Wednesday, April 16, 2014

Conference Announcement: Faith and Reason: Themes from Swinburne

(via)

Faith and Reason: Themes from Swinburne

Thursday, September 25 2014 - Saturday, September 27 2014
Purdue University
Indianapolis
United States

Details
We are pleased to announce that registration is now open for “Faith and Reason: Themes from Swinburne,” a conference to be held at Purdue University, September 25-27, 2014. Details about registration, lodging, and the schedule of events can be found online at the conference website. We encourage you to register for your hotel room soon to be sure you are able to secure the best rate and location for lodging. This conference is organized by Michael Bergmann and Jeffrey Brower and sponsored by the John Templeton Foundation, Purdue University, the University of Notre Dame’s Center for Philosophy of Religion, and the Society of Christian Philosophers. 

The ten main speakers at the conference will be:
- Marilyn McCord Adams, Rutgers University/Australian Catholic University
- Paul Draper, Purdue University
- Hud Hudson, Western Washington University
- Jonathan Kvanvig, Baylor University
- Alvin Plantinga, University of Notre Dame/Calvin College
- John Schellenberg, Mount Saint Vincent University
- Eleonore Stump, Saint Louis University
- Peter van Inwagen, University of Notre Dame
- Nicholas Wolterstorff, Yale University
- Dean Zimmerman, Rutgers University

Our guest of honor, Richard Swinburne, will also be in attendance as will twenty other philosophers of religion who are also on the conference program.

Further details here.

Saturday, April 12, 2014

Default Reasoning in Cosmological Arguments for Theism and for Naturalism

(Revised)

Perhaps one of the most important recent innovations with respect to cosmological arguments is the application of groundbreaking work in defeasible reasoning to the formulation of their core explanatory principles (Cf. Joshua Rasmussen and Robert Koons). Defeasible causal and explanatory principles have the following basic form:
(DP) Normally, entities of type T have a cause or explanation.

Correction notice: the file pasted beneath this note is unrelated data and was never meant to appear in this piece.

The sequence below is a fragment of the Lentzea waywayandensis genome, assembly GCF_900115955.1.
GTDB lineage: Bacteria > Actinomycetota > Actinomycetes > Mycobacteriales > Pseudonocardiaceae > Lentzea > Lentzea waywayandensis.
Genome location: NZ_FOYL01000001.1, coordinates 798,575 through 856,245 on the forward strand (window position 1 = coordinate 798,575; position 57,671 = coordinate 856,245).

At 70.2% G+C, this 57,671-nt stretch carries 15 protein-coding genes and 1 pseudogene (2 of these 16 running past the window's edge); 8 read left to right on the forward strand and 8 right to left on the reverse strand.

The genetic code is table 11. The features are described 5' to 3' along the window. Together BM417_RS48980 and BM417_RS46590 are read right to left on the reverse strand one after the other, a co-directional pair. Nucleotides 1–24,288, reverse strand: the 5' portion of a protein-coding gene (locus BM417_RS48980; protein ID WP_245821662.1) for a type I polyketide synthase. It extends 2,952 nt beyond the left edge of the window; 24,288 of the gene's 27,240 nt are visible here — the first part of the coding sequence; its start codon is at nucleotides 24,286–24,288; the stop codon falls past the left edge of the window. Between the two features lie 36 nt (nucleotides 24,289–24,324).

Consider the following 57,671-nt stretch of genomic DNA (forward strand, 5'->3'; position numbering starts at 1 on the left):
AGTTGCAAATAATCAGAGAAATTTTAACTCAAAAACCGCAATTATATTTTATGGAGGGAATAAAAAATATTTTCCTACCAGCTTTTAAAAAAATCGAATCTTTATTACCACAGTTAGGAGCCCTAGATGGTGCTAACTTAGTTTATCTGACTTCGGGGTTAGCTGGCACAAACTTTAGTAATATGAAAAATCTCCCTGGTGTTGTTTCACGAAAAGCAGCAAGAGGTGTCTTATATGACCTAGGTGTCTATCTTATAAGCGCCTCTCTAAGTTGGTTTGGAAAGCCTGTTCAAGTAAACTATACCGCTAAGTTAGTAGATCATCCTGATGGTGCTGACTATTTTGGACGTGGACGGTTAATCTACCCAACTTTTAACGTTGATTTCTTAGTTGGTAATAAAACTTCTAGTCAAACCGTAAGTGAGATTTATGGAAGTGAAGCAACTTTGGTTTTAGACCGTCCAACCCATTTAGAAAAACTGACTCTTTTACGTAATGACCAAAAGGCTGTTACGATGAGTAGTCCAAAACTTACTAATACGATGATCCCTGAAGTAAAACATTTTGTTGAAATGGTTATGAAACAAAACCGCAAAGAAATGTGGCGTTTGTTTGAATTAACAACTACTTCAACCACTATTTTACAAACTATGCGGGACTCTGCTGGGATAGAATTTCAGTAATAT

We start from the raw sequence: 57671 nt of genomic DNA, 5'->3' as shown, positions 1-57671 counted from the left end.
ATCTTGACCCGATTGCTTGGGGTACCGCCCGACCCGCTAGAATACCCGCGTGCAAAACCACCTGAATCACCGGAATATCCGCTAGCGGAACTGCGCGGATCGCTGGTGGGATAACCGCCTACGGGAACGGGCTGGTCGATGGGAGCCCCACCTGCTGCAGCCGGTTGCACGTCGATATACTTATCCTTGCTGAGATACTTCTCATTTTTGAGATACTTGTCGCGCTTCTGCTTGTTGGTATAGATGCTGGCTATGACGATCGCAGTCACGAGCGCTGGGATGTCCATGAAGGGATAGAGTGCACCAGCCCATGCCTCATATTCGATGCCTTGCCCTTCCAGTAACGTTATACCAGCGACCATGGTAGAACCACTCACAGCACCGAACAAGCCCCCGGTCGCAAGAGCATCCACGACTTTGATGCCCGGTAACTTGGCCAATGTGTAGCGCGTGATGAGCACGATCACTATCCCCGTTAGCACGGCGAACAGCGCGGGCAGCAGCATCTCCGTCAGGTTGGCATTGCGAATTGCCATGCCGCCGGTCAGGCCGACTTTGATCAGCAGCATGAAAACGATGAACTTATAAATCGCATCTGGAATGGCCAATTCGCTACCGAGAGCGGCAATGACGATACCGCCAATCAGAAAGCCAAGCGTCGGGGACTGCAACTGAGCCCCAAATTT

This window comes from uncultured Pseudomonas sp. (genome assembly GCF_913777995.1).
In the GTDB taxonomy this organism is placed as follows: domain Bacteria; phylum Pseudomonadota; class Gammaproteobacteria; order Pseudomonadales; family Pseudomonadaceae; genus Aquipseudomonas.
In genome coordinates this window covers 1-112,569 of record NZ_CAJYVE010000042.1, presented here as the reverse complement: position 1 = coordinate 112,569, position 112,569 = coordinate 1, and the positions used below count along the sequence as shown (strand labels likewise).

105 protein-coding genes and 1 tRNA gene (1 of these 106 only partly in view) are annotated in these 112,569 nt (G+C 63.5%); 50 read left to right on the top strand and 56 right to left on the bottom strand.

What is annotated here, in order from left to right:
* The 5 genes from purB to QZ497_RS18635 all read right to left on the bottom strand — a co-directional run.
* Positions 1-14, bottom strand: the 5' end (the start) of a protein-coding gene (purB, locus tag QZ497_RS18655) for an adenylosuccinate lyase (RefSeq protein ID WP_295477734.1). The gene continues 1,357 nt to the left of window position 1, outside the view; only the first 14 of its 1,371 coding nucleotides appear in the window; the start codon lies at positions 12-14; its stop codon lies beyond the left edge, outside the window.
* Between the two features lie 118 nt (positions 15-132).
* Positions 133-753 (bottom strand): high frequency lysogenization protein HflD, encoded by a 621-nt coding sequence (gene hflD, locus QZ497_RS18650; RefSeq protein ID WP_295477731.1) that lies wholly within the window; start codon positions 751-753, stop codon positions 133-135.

The "normally" operator indicates that it is a default explanatory principle. Principles of this sort may or may not have exceptions; they are general rules of thumb. From a dialectical point of view, default principles may be preferable to ordinary principles for at least two reasons: (i) they're more modest than unqualified principles, and thus easier to justify, and (ii) when justified, one can't reject the implication that they apply in the given case at stake unless one has a good reason to think that they don't in that very case;  unlike unqualified principles, not any old counterexample is going to do the trick. In this way, they shift a very strong burden of proof onto the "skeptic".

As mentioned above, both Koons and Rasmussen have proposed default causal/explanatory principles in their versions of the cosmological argument. Here they are:
(DPK) Normally, a wholly contingent situation has a cause. 
(DPR) Normally, for any intrinsic property p that (i) can begin to be exemplified and (ii) can be exemplified by something that has a cause, there can be a cause of p’s beginning to be exemplified.
It seems to me that there are arguments for naturalism that should likewise be revised in light of these advances. Here's an example. On previous occasions, I have appealed to a principle of material causality to argue that classical theism is false:
(PMC) All concrete objects with originating or sustaining causes have material causes of their existence.
So far as I know, PMC has no clear counterexample. However, the sorts of considerations sketched above lead me to think that I need not appeal to a causal or explanatory principle anywhere near as strong as that. Rather, I can just rely on a weaker default version of the principle:
(DPMC) Normally, objects with originating or sustaining causes have material causes of their existence.
Then if we replace DPMC for PMC in the previous version of my argument, we get:
1. If classical theism is true, then the universe has an originating or sustaining cause (or both) without a material cause of its existence.
2. Normally, concrete objects (or collections of such) that have an originating or sustaining cause (or both) have a material cause of their existence.
3. The universe is a concrete object (or collection of such).